congress on Jan. 26 which would
have the power to elect an entirely
new Central Committee.
Urbanek also asked the
Czechoslovak premier and the
premier of the Czech republic to
submit proposals on changing the
functions of their interior
ministries - which are
responsible for the police - in
the wake of police brutality
against peaceful Prague demon-
strators that touched off the past
nine days of mammoth anti-
,-The powerful Prague
Communist Party, in a harsh
condemnation of party leadership,
demanded that Adamec, who was
dumped from the Politburo along
with six others Friday, be restored
to the panel.
that he expected the union negotia-
tions would be successful.
Both the News and Free Press re-
ported yesterday that the union coali-
tion was holding to its demand for
weekly wage increases of $160 per
worker over three years.
Management raised its wage offer
from $35.50 to $44 weekly over two
and a half years, sources told the
newspapers. The unions also were
offered a contract-signing bonus
equal to two weeks' pay if the partial
merger was implemented on
Newsroom employees at both
papers said they were working to-
ward putting together their Monday
editions as usual.
"We don't know what to expect,
but we are working towards getting
an edition together for tomorrow,"
said Renee Murawski, a Free Press
assistant city editor.
Under the joint-operating agree-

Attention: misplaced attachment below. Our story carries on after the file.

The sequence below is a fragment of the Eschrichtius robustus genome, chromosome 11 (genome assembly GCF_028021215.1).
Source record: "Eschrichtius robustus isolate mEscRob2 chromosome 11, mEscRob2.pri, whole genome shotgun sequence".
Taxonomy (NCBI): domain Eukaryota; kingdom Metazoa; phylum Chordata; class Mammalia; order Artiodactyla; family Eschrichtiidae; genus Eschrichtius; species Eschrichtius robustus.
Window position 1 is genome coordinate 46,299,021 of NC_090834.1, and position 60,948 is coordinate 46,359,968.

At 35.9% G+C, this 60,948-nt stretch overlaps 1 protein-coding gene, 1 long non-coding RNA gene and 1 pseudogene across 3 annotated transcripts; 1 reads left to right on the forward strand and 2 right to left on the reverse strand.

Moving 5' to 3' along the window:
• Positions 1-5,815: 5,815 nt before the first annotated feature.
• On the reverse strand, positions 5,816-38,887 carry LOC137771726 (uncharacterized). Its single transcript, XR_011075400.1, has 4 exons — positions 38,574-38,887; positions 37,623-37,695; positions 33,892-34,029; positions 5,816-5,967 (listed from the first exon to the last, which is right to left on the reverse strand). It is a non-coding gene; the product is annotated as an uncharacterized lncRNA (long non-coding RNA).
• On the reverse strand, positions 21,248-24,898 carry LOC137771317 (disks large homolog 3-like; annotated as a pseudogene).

ment, the newspapers will merge
their non-editorial operations but
maintain separate news and editorial
Compiled from Associated Press and staff reports
Gandhi may fail to win a
majority in Indian elections
NEW DELHI - Early returns yesterday showed opposition parties
edging out Prime Minister Rajiv Gandhi's Congress Party in parliamen-
tary elections that will determine the fate of the world's only democrati-
cally elected dynasty.
Following the bloodiest vote in modern India's 42-year history, tallies
showed the governing Congress Party leading in more races than any sin-
gle opposition party but trailing the combined total of opposition parties.
It was falling short of enough seats to form the next government without
entering a coalition.
The election was marred by widespread ballot-rigging, voter intimida-
tion and murderous assaults that prompted the election commission to
order re-votes today in one-fifth of the country's 590,000 polling booths.